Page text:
This is the most significant French colonial coin in existence. Struck as part of the first coinage intended for the French New World, it is both the first and the rarest. This is the only specimen extant. The reverse reads DOVBLE / DE LA / MERIQUE / FRANCOISE or "double of French America." The engraving error, which substituted an incorrect De La Merique instead of the correct De L'Amerique, should not overshadow what this coin states: it was produced for French America. It is the first coin ever struck to name this landmass as part of its designs.

This piece has been offered publicly only once, in the 1996 Norweb Canadian sale. Before and since, dating to the time this coin was in the legendary cabinet of Count Phillip Ferrari de la Renotiere (1850-1917), collectors have only had a chance to acquire this coin by private treaty. Since Virgil Brand acquired Ferrari's French coin cabinet intact in 1924, just four collectors have owned it: Virgil Brand, Emery May Norweb, Anthony Terranova, and Syd Martin. But 50 years before the coin reached American shores for the first time, American collectors already knew about this coin and coveted it. First mentioned in the American Journal of Numismatics in 1870, Crosby illustrated this coin in the 1875 Early Coins of America by virtue of a copy provided by "M. Jules Marcou, of Cambridge."

The image on Crosby's Plate III doesn't allow us to definitively identify it as a cast or an electrotype; there appear to be one of each, made around this time, in the collection of the Bibliotheque Nationale, and Marcou's was probably from the same batch as one of them. Marcou, a French-born geologist who worked alongside Louis Agassiz, is perhaps best known to American numismatists as the man whose original Diplomatic Medal cliches were provided to the U.S. Mint in 1876 to be copied by engraver William Barber. At the time Crosby published this piece for the first time, little was known of the coin's origin or of its intended distribution.

As recounted by Jerome Jambu in his definitive article on the 1670 coinage of the French West India Company (Journal of Early American Numismatics, 2021), the concept of a double (or two) denier piece struck for French possessions in the New World dates to 1665, when a plan was hatched to strike 2.4 million of them, along with silver 15 and 5 sols coins. The adopted 1670 plan echoed that from 1665, with plans to source the raw copper for the doubles from melting older double tournois coins that were recovered at the French mint in Nantes. The coppers were to be struck in Paris and shipped, alongside their silver brethren, to islands of the French West Indies. In the weeks before the coins were to be struck on a massive scale, a new regulation was passed down from the King's Council of Commerce that would end the coinage of doubles before it began. On June 23, 1670, the French government authorized the doubles to be replaced by old double tournois and billon sols in the Caribbean-bound shipment, a revelation that, as Jambu wrote, "was the first official authorization of the export of coins from the French kingdom to the Antilles."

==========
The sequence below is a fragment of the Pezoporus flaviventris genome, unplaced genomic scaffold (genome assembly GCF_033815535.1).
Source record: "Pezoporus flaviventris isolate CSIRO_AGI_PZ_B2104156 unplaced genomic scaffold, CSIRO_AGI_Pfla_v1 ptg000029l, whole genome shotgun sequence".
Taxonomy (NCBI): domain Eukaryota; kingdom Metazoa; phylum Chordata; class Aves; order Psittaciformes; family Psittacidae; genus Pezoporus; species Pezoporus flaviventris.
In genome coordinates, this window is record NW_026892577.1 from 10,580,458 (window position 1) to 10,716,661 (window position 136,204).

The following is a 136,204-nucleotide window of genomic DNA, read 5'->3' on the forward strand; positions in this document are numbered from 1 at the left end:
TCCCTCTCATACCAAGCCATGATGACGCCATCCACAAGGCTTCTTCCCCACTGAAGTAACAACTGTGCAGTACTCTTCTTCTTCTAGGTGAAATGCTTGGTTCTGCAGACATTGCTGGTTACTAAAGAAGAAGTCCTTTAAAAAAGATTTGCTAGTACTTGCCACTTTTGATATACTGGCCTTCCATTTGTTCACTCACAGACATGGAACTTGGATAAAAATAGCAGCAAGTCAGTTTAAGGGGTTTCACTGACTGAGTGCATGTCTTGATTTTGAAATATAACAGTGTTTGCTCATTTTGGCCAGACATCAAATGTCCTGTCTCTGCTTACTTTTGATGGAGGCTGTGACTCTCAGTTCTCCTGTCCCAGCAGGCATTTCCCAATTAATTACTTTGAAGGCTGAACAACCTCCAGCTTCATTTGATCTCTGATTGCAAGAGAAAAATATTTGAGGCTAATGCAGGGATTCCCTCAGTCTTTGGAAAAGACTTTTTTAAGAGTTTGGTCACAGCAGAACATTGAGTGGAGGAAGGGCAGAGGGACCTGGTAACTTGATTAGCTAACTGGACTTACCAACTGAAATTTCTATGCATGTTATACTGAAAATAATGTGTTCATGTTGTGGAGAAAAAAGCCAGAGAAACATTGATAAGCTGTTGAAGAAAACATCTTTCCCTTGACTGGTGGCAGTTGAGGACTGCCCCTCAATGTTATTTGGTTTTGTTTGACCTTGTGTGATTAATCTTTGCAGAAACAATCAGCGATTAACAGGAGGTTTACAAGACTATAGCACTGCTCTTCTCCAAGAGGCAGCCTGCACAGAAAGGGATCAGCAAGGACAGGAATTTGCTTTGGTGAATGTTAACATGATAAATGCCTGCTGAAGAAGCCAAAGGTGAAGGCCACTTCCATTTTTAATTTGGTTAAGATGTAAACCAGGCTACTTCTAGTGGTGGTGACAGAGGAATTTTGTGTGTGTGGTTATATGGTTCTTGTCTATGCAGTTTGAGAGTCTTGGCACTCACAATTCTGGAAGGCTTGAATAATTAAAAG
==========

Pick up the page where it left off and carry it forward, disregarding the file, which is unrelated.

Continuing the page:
This document was written on June 23, 1670. The mintage of silver 5 sols and 15 sols began at the Paris mint on July 7, just two weeks later. Sometime in that roughly two-week period, some small number of "doubles for French America" were struck, leaving a total surviving population of one. The dies were included in a 1672 estate inventory of equipment belonging to Jean Warin, the Paris mint engraver. Whether a small mintage was struck with intentions to circulate them - and some were released - or if this coinage belongs more to the realm of patterns (or essais), we may never know: the documents are silent. The only relevant document we have is this coin, which clearly saw some circulation. There are essais extant from the Paris Mint in this era, often high grade, nicely preserved in a cabinet from the time of their mintage. This example is something different: worn, used as money, and, it would appear, struck for circulation.

As the first and rarest of its kind, this coin's fascination among collectors far surpasses the world of French colonial coinage. This is a collection centerpiece, just as it was in the Norweb Collection, and just as it was for Syd Martin.

To read the complete lot description, see:
1670-A French Colonies Double de l'Amerique. Paris Mint. Martin, chapter 5. Lecompte-185, W-11600, Breen-257. VF-35 (PCGS). (

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David Pickup passed along this BBC story about the Royal Mint's striking of the King Charles 50 pence coins. Thanks. -Editor

  King Charles 50 pence

Manufacturing has begun of the first coin to enter general circulation carrying the image of King Charles.

The 50p coin has started to be struck at The Royal Mint in Llantrisant, Wales, and will enter tills, wallets and purses in December.

Sculptor Martin Jennings, who created the portrait of the King, said that witnessing the coin being produced was a "quite remarkable experience".

He said it took months of painstaking work to get the image right.

He used pictures of King Charles on his 70th birthday to create a likeness of the monarch, in what is the smallest work he has ever had to produce.

"It has to be an exact portrait but also that says something about the lasting values of the institution he represents," Mr Jennings said.

"In subtle and tiny ways, you can put these things across."

  Martin Jennings at King Charles 50 pence coin striking
Martin Jennings sees the coin being struck for the first time

King Charles's portrait is the first coin design undertaken by Mr Jennings, but his public sculptures include poets John Betjeman, in St Pancras Station in London, and Philip Larkin in Hull.

The reverse side of the coin is a copy of the design used on the 1953 Crown struck to commemorate the Queen's coronation.